NorthShore University HealthSystem (NorthShore) and GoPath Laboratories have partnered to launch the ProstateNow genetic test for determining an individual’s inherited risk of developing prostate cancer.1
Using a blood or saliva sample, ProstateNow employs a 3-pronged approach for assessing risk: family history (FH), rare pathogenic mutations (RPMs), and a genetic risk score (GRS) that was developed by Northshore. Results of the test, which are available within 10 to 14 days, can be used by urologists to make recommendations on both screening and treatment.
ProstateNow includes a 14-gene panel to detect mutations linked to hereditary prostate cancer. These mutations are ATM, BRCA1, BRCA2, CHEK2, EPCAM, HOXB13, MLH1, MSH2, MSH6, NBN, PMS2, PALB2, RAD51D, and TP53. The novel tool also examines over 100 single nucleotide polymorphisms associated with prostate cancer risk.
“Family history, rare pathogenic mutations and genetic risk score each measure risk independently,” Brian Helfand, MD, Division Chief of Urology and Director of the John and Carol Walter Center for Urological Health at NorthShore, stated in a press release. “Combining all three tools provides the most comprehensive inherited risk assessment for patients and their families.”
“Importantly, African Americans have a higher incidence of prostate cancer than the general population, but comprehensive genetic tests have been less available to people who are not Caucasian,” added Helfand. "We're thrilled to offer this innovation to all our patients—including Black members of our community—who can benefit from more informed treatment plans and the potential for more targeted prostate cancer therapies.”
A paper recently published in European Urology supports the 3-pronged ProstateNow approach for predicting prostate cancer incidence and mortality.2 The study consisted of a large prospective cohort of 208,685 patients from the UK Biobank database who had not been diagnosed with prostate cancer at the time of recruitment. The investigators compared GRS with FH and RPMs as predictors of prostate cancer incidence and mortality.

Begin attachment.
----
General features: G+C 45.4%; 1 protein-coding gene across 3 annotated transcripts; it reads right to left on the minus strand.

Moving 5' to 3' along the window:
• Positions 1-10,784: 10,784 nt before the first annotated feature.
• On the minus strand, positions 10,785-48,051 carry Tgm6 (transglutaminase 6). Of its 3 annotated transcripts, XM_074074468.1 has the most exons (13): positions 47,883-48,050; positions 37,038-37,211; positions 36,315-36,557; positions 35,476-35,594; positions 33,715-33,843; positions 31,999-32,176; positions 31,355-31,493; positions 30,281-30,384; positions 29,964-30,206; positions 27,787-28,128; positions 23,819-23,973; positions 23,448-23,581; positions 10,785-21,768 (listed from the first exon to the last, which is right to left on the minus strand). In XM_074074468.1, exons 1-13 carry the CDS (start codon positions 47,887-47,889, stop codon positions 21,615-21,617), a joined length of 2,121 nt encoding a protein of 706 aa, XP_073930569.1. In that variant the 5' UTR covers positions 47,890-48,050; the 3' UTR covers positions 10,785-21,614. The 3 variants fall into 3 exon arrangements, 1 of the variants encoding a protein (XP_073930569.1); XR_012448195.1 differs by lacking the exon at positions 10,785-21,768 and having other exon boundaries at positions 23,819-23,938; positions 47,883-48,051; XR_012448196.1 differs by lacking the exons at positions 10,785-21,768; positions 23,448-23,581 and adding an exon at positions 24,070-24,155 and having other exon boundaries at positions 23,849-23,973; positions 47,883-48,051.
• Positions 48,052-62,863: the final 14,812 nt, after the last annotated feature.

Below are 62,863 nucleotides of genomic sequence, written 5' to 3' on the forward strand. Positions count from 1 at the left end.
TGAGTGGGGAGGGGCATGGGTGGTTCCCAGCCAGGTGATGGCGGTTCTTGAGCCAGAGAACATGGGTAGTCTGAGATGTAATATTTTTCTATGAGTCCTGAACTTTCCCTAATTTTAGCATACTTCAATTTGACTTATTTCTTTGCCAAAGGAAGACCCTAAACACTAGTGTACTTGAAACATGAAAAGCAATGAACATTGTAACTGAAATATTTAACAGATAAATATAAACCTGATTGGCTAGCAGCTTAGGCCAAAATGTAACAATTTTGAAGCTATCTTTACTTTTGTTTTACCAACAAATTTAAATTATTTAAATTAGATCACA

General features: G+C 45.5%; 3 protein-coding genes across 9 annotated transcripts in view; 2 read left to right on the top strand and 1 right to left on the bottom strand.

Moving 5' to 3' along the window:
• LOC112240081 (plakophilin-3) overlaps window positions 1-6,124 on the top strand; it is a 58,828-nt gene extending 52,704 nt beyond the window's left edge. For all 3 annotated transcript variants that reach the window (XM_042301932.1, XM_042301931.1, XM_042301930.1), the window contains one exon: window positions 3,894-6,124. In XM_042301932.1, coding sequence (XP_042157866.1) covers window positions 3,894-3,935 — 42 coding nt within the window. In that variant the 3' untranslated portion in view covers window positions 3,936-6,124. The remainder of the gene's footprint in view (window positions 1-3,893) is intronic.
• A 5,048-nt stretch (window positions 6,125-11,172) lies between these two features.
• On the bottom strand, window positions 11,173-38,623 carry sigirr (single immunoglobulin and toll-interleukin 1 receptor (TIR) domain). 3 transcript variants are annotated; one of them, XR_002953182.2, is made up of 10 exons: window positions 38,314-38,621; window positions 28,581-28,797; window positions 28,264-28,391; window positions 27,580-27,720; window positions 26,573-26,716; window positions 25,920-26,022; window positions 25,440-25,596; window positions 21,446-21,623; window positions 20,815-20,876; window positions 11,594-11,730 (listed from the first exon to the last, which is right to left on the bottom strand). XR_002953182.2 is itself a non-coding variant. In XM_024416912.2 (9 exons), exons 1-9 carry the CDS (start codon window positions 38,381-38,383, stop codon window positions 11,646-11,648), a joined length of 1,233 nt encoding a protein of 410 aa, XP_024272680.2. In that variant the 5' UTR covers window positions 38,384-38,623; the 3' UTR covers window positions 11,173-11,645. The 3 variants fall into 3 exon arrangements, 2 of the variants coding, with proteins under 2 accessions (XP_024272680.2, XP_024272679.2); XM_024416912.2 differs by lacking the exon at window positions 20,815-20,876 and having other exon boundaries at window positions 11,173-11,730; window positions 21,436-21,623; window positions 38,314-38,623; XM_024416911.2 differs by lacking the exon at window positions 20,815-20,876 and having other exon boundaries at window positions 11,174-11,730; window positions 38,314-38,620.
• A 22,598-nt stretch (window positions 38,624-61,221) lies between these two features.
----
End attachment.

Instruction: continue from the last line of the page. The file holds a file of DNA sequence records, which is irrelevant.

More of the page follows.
Across the study population, there were 6890 cases of prostate cancer identified and 419 prostate cancer–related deaths at a median follow-up of 9.67 years. Univariate analyses showed that all 3 measures were significantly associated with the incidence of prostate cancer. The rate ratios were 1.88, 2.89 and 1.97 for FH, RPMs, and GRS, respectively (P <.001 for all). Multivariable analyses showed that the associations were independent. The measures of FH and RPMs determined that 11% of men had higher prostate cancer risk, and the addition of GRS identified another 22% of men with higher prostate cancer risk.
The investigators also used C-statistic as a marker of comparison. For predictive models, the C-statistic ranges from 0.50 to 1.00 and higher values are indicative of better models. The researchers showed that adding GRS to FH and RPM increased the C-statistic from 0.58 to 0.67 (P <.001) and from 0.65 to 0.71 (P = .002) for differentiating incidence and differentiating mortality, respectively.
“This population-based prospective study suggests that GRS complements two guideline-recommended inherited risk measures (FH and RPMs) for stratifying the risk of prostate cancer incidence and mortality,” the investigators wrote. “These results provide critical data for including GRS in prostate cancer risk assessment.”
ProstateNow can be accessed online on GoPath’s website. Medicare covers the test for qualifying patients, but they must first receive a referral from a urologist or other physician.
1. NorthShore University HealthSystem and GoPath Laboratories Partner to Offer the Most Comprehensive Inherited Risk Assessment for Prostate Cancer with PROSTATENOW™. Published online April 6, 2021. Accessed April 6, 2021.https://prn.to/3rQiR1z.
2. Shi Z, Platz EA, Wei J, et al. Performance of three inherited risk measures for predicting prostate cancer incidence and mortality: a population-based prospective analysis. Eur Urol. 2021;79(3):419-426. doi: 10.1016/j.eururo.2020.11.014